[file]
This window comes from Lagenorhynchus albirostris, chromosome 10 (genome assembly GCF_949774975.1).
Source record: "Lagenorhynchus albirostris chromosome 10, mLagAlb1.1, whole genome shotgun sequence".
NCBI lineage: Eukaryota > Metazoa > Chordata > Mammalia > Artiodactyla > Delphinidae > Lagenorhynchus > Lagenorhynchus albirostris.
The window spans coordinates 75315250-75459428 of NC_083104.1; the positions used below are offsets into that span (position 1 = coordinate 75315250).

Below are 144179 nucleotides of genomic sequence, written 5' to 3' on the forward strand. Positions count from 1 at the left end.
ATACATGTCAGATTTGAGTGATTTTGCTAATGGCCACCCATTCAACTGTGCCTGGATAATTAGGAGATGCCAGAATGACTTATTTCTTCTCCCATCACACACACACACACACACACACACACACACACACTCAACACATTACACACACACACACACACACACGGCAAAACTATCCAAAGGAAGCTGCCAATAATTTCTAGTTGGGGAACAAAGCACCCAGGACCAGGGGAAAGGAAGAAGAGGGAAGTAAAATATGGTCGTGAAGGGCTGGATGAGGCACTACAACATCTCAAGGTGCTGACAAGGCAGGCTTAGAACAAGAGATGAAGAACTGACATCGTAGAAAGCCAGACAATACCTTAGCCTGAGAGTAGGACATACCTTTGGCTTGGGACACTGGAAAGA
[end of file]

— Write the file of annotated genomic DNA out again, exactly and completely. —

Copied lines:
This window comes from Lagenorhynchus albirostris, chromosome 10 (genome assembly GCF_949774975.1).
Source record: "Lagenorhynchus albirostris chromosome 10, mLagAlb1.1, whole genome shotgun sequence".
NCBI lineage: Eukaryota > Metazoa > Chordata > Mammalia > Artiodactyla > Delphinidae > Lagenorhynchus > Lagenorhynchus albirostris.
The window spans coordinates 75315250-75459428 of NC_083104.1; the positions used below are offsets into that span (position 1 = coordinate 75315250).

Below are 144179 nucleotides of genomic sequence, written 5' to 3' on the forward strand. Positions count from 1 at the left end.
ATACATGTCAGATTTGAGTGATTTTGCTAATGGCCACCCATTCAACTGTGCCTGGATAATTAGGAGATGCCAGAATGACTTATTTCTTCTCCCATCACACACACACACACACACACACACACACACACACTCAACACATTACACACACACACACACACACACGGCAAAACTATCCAAAGGAAGCTGCCAATAATTTCTAGTTGGGGAACAAAGCACCCAGGACCAGGGGAAAGGAAGAAGAGGGAAGTAAAATATGGTCGTGAAGGGCTGGATGAGGCACTACAACATCTCAAGGTGCTGACAAGGCAGGCTTAGAACAAGAGATGAAGAACTGACATCGTAGAAAGCCAGACAATACCTTAGCCTGAGAGTAGGACATACCTTTGGCTTGGGACACTGGAAAGA